More than 30 percent of the world’s 200 richest people, who have a $2.8 trillion collective net worth,Bloomberg Billionaires Index, control part of their personal fortune through an offshore holding company or other domestic entity where the assets are held indirectly. These structures often hide assets from tax authorities or provide legal protection from government seizure and lawsuits.
Rybolovlev, who lives in Monaco, made most of his fortune from the sale of two potash fertilizer companies for a combined $8 billion in 2010 and 2011. He held both companies -- OAO Uralkali and OAO Silvinit -- through Cyprus-based Madura Holding Ltd.
Singapore, the heart of Asia’s banking and offshore industry, will make laundering of profits from tax evasion a crime under a law taking effect on July 1. Luxembourg announced on April 10 that it would end its bank secrecy policy in 2015.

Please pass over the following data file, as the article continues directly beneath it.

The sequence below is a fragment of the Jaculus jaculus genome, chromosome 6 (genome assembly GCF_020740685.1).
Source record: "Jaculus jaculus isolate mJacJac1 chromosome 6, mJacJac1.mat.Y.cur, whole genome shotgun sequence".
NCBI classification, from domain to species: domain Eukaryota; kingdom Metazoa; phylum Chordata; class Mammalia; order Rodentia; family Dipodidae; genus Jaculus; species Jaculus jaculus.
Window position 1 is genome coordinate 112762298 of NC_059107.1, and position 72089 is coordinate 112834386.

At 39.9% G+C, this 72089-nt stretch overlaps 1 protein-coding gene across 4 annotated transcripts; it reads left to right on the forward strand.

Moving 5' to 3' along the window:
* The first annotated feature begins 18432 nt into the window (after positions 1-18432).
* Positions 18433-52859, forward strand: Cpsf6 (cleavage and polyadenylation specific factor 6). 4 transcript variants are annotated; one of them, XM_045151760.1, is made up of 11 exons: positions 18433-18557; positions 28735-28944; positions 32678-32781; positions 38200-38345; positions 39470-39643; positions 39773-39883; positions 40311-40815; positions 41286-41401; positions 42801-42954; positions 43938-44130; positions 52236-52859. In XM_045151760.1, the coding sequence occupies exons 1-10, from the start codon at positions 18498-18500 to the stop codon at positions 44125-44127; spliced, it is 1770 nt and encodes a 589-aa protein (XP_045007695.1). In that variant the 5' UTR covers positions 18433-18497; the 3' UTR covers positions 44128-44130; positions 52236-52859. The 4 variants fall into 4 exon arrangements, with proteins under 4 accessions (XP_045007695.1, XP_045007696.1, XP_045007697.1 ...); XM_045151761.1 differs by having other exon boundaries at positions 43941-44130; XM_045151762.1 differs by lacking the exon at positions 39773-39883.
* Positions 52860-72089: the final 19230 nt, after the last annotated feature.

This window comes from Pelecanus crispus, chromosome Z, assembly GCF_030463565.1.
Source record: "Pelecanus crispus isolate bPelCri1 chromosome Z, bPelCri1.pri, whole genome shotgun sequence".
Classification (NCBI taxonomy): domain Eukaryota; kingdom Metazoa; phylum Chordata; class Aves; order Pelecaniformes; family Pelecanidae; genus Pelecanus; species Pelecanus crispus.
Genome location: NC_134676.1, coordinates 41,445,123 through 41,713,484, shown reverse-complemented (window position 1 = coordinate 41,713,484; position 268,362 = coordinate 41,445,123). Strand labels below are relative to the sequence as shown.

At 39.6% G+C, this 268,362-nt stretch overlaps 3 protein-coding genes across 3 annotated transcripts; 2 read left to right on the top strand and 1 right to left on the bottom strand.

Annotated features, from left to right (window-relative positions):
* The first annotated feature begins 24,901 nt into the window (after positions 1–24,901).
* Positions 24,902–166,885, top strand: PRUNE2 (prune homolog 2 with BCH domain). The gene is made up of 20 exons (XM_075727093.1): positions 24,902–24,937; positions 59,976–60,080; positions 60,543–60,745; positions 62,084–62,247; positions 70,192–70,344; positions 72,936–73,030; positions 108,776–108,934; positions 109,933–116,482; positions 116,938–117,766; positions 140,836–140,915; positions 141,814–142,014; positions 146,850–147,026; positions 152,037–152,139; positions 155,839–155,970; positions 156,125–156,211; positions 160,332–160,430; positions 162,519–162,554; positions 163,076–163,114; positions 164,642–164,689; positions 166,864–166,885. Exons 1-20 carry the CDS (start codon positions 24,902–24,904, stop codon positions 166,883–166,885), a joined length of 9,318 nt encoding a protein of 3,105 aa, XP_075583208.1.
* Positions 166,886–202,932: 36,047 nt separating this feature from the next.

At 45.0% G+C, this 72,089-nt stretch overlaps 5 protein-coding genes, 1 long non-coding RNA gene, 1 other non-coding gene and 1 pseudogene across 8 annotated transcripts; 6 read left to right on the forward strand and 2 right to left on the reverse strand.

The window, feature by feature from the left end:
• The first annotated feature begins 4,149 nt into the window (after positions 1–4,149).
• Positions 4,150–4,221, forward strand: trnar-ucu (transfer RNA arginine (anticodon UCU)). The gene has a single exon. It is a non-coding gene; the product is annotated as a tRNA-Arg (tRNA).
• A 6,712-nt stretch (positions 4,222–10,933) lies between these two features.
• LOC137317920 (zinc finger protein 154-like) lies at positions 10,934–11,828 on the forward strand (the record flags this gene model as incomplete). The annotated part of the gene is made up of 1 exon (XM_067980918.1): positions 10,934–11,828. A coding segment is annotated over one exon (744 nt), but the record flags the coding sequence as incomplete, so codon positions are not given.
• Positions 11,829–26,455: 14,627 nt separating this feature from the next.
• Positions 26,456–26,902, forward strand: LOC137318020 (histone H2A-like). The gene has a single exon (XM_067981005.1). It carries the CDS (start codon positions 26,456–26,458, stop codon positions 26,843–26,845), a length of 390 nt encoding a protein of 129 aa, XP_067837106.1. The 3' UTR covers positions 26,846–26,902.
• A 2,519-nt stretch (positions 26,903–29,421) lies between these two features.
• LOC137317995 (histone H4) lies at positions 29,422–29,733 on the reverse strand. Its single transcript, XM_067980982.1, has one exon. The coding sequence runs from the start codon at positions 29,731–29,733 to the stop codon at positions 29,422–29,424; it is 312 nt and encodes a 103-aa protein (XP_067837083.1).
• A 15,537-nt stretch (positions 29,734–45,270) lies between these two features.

Cyprus was bailed out of its financial troubles in March by the European Union, which required the nation to impose a tax on bank deposits of more than 100,000 euros. That month, the country lost $2.4 billion in deposits, according to data from the European Central Bank.
The shift toward transparency has led many of the world’s wealthiest to reassess how and where they hold their assets, according to Goran Grosskopf, a Lausanne, Switzerland-based economist who has advised several billionaires, as well as the Russian government.
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